Shares in Facebook skidded to a new low of $20 per share Thursday as the company continues to struggle to raise revenues.
Facebook stock opened to strong buzz and a $38 per share price tag in May. However, poor quarterly earnings and a less than spectacular first ever earnings call have left Facebook stock on a downturn.
The slide comes after the company admitted that some 83 million of its user accounts were in fact duplicate or otherwise illegitimate profiles.
Analysts had warned that the company's original $38 per share price was too high back in May. Analysts said Facebook faced challenges growing its the ad revenue and mobile presence, threatening to derail future growth.
The company tended to side with analysts warnings of the same issues in its summary of risk factors for its original IPO filing.
"Growth in use of Facebook through our mobile products, where we do not currently display ads, as a substitute for use on personal computers may negatively affect our revenue and financial results," Facebook wrote in its IPO filing in May.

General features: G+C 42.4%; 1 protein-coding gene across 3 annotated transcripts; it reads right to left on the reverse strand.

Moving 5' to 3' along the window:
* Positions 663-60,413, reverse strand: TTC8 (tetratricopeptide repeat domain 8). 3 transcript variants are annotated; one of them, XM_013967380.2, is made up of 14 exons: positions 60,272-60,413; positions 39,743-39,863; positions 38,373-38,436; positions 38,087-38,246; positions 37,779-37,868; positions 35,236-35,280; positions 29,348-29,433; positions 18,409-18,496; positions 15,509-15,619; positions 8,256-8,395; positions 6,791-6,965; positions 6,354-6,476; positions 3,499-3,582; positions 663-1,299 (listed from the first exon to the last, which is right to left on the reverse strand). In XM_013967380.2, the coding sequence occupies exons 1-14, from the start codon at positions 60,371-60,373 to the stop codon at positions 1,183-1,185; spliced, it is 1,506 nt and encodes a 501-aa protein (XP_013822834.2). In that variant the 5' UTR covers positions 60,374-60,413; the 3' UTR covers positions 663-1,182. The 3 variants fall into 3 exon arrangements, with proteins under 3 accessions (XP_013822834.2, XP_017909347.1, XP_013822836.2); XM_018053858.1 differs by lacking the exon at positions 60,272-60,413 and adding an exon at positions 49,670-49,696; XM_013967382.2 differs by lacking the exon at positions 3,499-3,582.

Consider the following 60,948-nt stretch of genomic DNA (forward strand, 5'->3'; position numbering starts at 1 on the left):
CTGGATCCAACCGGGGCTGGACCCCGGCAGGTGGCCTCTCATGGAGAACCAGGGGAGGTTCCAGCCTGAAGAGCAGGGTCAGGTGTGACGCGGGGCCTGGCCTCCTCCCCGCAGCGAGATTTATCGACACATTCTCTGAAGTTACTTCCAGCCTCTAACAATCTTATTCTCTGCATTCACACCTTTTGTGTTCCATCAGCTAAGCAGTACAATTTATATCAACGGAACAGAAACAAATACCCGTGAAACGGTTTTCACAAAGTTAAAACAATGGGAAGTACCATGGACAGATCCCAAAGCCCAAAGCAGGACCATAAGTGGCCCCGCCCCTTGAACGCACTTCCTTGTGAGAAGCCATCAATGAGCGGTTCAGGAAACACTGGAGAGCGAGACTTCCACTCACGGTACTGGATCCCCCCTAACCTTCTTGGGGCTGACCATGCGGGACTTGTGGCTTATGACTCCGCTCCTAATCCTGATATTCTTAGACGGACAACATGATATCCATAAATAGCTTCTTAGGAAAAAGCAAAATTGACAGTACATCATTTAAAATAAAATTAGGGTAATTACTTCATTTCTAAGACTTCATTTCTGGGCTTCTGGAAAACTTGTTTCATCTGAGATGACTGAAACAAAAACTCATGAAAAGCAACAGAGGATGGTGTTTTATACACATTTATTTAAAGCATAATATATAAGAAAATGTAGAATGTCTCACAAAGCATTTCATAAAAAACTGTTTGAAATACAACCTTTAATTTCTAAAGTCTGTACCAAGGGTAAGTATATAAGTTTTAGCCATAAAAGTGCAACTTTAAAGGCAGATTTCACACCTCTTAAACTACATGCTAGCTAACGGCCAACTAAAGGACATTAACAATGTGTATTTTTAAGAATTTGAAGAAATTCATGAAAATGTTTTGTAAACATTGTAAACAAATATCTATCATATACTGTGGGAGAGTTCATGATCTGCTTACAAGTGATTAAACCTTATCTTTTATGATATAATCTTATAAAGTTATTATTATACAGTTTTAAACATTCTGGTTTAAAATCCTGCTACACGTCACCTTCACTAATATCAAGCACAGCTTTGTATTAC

The company currently has fewer opportunities to gain ad revenue through the mobile platform. That may be producing growing concerns for the business, as more than half of the Facebook's monthly active users were on a mobile platform during the second quarter of 2012.
One saving grace for the company may be the strong returns for its sponsored stories ads. The company pointed out in its earnings call that the social ads, which can be monetized on mobile platforms, saw $1 million a day in profits.
Analysts have told V3 that sponsored stories ads hold strong potential for the social networking giant. However, Facebook executives have warned that sponsored story ads currently only represent a small portion of the company's total ad revenue.
Facebook has also seen major litigation troubles from its much maligned IPO. The social networking company is currently being investigated for potential giving preferential warnings about future revenues to select clients.
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A survey of local authorities has found that they face challenges in the areas of data, compliance and mobility.
More than 800,000 home users could be affected